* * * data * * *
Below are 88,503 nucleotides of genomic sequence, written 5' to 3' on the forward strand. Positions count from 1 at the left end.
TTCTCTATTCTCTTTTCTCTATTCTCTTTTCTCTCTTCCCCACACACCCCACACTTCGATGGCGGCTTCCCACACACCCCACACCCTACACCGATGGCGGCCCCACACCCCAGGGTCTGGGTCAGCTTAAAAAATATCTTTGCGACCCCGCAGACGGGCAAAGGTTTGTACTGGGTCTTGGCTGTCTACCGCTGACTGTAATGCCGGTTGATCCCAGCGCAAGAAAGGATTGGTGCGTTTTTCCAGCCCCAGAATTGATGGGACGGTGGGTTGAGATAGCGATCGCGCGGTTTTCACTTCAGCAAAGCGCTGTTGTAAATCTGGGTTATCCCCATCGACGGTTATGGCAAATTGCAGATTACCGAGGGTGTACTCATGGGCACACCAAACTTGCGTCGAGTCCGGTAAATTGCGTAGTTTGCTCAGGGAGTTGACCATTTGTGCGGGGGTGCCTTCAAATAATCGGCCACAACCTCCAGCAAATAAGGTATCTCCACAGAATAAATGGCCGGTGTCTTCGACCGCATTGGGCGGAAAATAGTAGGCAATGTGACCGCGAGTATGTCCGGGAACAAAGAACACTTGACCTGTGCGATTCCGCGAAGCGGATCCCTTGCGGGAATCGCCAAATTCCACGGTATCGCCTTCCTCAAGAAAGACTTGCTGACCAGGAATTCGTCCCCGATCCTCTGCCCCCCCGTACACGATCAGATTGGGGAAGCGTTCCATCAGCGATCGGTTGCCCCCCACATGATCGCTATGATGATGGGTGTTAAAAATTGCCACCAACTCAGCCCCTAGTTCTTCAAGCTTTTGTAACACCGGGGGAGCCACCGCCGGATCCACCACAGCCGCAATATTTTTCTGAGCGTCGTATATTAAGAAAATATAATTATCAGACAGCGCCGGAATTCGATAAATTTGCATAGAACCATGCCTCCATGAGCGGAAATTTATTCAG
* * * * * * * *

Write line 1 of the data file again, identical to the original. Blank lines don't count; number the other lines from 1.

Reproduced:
Below are 88,503 nucleotides of genomic sequence, written 5' to 3' on the forward strand. Positions count from 1 at the left end.